LACMA Will No Longer Provide Its Director with Housing, Setting a New Precedent

Museums have been considering deaccessioning artwork to raise funds, but perks for executives aren't necessary expenditures.

LACMA on August 26, 2020 in Los Angeles, California. AaronP/Bauer-Griffin/GC Images

Due to the pandemic, the Metropolitan Museum of Art is facing a potential shortfall of $150 million. This harrowing scenario is not unique to the Met; many other museums across the country have been confronted with impossible conditions due to the ongoing dearth of visitor revenue. As a result, the Met and many other museums have been recently considering deaccessioning artwork from their archives in order to raise funds to maintain the items in the collection that remain, but this idea has been met with staunch criticism. On Tuesday, however, the Los Angeles Times reported that the Los Angeles County Museum of Art would be selling its director’s home in order to raise funds for the museum, charting another possible way forward for the Met to explore.

It’s not entirely unusual for museums to provide their executives with housing: previously, LACMA director Michael Govan lived in a Tudor-style home from 1926 in Hancock Park that was owned by Museum Associates, the nonprofit entity that manages LACMA. However, the museum put the home up for sale for $6.575 million in September of 2020 in order to free up resources for museum programming and operations, and Govan was relocated to a $2.2 million home in Mid-Wilshire instead. That home was also owned by LACMA, and the museum has now put this second house on the market for $2.4 million. “Due to the ongoing impact of the pandemic, the museum is selling the director’s residence to realize these proceeds,” a LACMA spokesperson said in a statement to the LA Times. “The director will no longer live in housing owned by the museum.”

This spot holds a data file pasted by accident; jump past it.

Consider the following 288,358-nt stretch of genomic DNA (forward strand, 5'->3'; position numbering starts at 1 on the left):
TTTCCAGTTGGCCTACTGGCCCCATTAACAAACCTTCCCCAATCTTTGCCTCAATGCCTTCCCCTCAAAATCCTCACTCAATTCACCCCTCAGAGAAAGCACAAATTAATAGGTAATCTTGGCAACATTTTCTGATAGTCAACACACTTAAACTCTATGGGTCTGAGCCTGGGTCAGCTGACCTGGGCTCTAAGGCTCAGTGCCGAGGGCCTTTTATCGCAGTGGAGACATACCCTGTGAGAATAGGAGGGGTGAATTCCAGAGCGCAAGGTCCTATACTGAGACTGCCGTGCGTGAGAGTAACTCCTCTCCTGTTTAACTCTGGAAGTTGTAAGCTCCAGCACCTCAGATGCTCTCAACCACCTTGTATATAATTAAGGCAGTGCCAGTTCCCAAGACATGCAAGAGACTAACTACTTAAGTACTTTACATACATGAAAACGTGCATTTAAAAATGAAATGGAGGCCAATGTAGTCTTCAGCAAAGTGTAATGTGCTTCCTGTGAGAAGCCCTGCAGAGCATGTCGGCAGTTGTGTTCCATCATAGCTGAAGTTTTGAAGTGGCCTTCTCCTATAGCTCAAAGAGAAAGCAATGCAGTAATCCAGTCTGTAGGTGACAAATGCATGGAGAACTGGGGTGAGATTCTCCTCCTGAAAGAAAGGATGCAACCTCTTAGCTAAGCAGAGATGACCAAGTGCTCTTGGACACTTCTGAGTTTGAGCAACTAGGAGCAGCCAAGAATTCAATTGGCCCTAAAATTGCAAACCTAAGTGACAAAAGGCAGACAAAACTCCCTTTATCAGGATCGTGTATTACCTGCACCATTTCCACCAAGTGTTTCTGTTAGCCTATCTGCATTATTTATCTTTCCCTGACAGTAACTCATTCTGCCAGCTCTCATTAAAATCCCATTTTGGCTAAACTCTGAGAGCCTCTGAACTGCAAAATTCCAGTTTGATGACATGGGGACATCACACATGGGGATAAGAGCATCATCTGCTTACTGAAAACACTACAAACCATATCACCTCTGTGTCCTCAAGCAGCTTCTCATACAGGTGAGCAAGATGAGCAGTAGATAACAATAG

Paying for housing for its top execs is something the Met has done for years. The Met currently provides a Fifth Avenue residence for its president and chief executive Daniel H. Weiss, and while it’s unclear exactly how much the residence is worth, it’s a near-certainty that the sale of the residence could rake in multiple millions of dollars for the museum. If the museum is truly struggling as much as it says it is, ceasing the practice of paying for housing for its leaders is something it should seriously consider. LACMA Will No Longer Provide Its Director with Housing, Setting a New Precedent